The Diamonds raced out of the blocks in the fourth quarter and they cut the deficit to one after three straight goals to start the period. Folau and Ekenasio kept the scoreboard ticking for New Zealand as the lead bounced between one and two goals.
A poor pass from Bassett allowed the Silver Ferns to re-establish their four-point gap. However, the defending champions responded again, and a Folau miss in between three Bassett goals reduced the lead to one again.
With five minutes remaining, New Zealand led 48-47 and a Bassett error allowed that to be extended to 51-48 by the Silver Ferns. Back came Australia with a turnover of their own and entering the final 90 seconds there was one goal in it.
Australia couldn’t find that elusive turnover, however, and New Zealand became world champions, sparking jubilant scenes among the Kiwi contingent.
Ekenasio converted 25 of her 26 goal attempts as New Zealand beat the hosts 47-45 to set up a World Cup final against Australia tomorrow.
Despite her own phenomenal contribution, Ekenasio highlighted the spirit and support within the Silver Ferns squad as key to their success.
“We’ve been building towards this, and I just know that every single one of us – we’ve all got each other’s backs. I just felt the full weight of the team behind me. What happened out on court was just full credit to everyone.
“This is what we’ve been working for, but it still feels really surreal. It’s been a grind, an absolute grind, and today not a single second was easy. It was tough.”
Their task was made even tougher by the capacity crowd, as the Roses fans gave their vocal support to Tracey Neville’s side as a seesaw match unfolded.
Of the atmosphere, Ekenasio added:
“It was loud – I think that was probably one of the loudest crowds I’ve ever played in front of. It was deafening and probably pretty intimidating to start with, so we just had to try to block it out.
“But it was pretty amazing – the crowd was into it, so it was pretty cool to play in front of.”
In another thrilling semi-final, the Silver Ferns’ exceptional start and powerful third quarter saw them win 47-45.
“Everyone out there did their jobs and did them well for 60 minutes. It was probably quite appropriate that the match was tennis-like, with Wimbledon having just finished, and to play on a stage like that was a pretty special moment.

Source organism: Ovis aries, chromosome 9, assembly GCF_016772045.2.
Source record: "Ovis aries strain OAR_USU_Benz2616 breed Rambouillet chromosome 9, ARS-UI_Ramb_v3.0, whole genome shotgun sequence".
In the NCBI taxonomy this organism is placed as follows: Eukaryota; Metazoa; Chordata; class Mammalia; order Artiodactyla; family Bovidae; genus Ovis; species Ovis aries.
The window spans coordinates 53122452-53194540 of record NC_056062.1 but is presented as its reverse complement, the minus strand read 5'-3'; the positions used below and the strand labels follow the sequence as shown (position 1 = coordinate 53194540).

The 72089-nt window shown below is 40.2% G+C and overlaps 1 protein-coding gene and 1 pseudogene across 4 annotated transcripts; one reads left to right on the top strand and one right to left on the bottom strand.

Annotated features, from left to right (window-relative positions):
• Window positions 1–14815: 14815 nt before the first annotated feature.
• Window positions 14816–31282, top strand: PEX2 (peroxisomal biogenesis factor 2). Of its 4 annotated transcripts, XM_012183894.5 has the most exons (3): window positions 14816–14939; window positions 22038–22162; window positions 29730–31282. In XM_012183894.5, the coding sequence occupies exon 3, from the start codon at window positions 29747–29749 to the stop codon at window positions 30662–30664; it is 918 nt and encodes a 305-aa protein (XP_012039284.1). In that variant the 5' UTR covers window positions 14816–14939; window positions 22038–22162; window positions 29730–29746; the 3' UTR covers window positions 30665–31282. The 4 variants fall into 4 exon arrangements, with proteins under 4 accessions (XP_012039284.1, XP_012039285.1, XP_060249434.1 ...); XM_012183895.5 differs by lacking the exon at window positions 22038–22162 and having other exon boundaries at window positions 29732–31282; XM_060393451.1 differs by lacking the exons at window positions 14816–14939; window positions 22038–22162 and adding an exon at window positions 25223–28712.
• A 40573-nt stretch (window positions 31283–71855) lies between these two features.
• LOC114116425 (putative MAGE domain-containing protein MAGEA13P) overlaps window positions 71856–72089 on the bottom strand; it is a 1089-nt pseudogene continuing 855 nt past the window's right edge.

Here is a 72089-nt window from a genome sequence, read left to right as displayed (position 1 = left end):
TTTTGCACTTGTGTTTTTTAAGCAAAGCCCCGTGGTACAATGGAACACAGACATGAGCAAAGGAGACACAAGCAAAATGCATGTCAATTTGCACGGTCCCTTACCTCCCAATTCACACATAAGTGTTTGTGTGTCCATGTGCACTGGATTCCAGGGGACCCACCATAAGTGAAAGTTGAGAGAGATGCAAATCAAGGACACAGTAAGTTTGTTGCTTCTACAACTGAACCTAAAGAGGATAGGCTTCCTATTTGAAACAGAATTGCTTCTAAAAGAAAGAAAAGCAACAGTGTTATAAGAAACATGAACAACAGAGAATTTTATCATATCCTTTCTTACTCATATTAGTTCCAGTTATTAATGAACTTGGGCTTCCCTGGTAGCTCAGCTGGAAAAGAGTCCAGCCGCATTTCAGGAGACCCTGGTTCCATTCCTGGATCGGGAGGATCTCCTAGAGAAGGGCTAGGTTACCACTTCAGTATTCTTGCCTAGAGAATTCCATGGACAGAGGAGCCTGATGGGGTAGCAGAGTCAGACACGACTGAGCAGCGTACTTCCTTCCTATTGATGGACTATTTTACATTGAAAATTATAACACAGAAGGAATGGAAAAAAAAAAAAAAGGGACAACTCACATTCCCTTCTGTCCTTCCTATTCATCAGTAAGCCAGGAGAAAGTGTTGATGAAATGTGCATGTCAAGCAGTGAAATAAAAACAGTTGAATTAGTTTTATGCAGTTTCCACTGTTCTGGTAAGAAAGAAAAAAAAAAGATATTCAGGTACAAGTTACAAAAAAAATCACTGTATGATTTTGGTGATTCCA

“At half-time I think we were swaying away from our structures, but we’ve nailed our process of coming out after half-time, which I’m really pleased about. It was just about being ruthless.
New Zealand will now play Australia in the final, after the Diamonds beat South Africa earlier on today. Although the final has a familiar look to it, Langman believes that it will be a new-look Silver Ferns who take to the court.
“It’s been a journey. If you look around the players who got the nod here, there’s been so much personal development, so for us although the game is hugely important, it was so much more than that, and I think today you could tell what it meant – so it’s very special.
“We’ve worked hard in terms of self-responsibility and expectation. When you put on that black dress, there’s a minimum standard that you need to meet, and there’s no budging on it.
“Today, you saw that come to the fore, even though you probably couldn’t see much chatter going on during play, there was eye contact and a nudge in the right direction. The players stood up today against a formidable England side.”
In the second semi-final of the day, the winning margin was again just two goals, as New Zealand seized momentum at the right time to win 47-45.
After coming off court, Harten said:
“I’m utterly devastated. That was the most realistic shot we’ve had of getting into the World Cup final and we have just fallen short of our goal.”
However, Harten acknowledged the fantastic performance of the Silver Ferns, who will now play familiar foes Australia in the final.
“I’ve played with some of those players (in the New Zealand team) and I know exactly what they were going to bring: skill integrity and passion, and that was they had for the whole 60 minutes.
“They just disrupted us. We were confident of taking it to them and throughout that game we were up in patches, so we did have the ability to do it and we just wavered at a critical moment but it’s another lesson learnt.
“All credit to New Zealand – they really deserved that victory today.”
The Silver Ferns repeated their 2015 World Cup semi-final performance to knock-out Tracey Neville’s side, who were backed by an incredible home crowd.
New Zealand had won 13 of the 14 World Cup meetings between the two sides, and the Silver Ferns raced out of the blocks here, as Jane Watson in particular forced early errors from England and Maria Folau was a perfect five from five in goal attempts.
The Roses didn’t get off the mark until Helen Housby converted to make it 5-1 four minutes into the contest.
The first goal on the board for the Roses proved to be a kick-start, and they began to settle into the contest, forcing New Zealand into errors of their own, as Jo Harten and Housby reduced the deficit to 6-5.
The frantic start to the contest continued for the remainder of the quarter with both sides’ defensive pressure forcing errors from their opponents as neither side could build a lead. Harten recovered from her slow shooting start to make her final three goal attempts but at the other end, Folau kept the scoreboard ticking for New Zealand as they led 12-9 at the end of the period.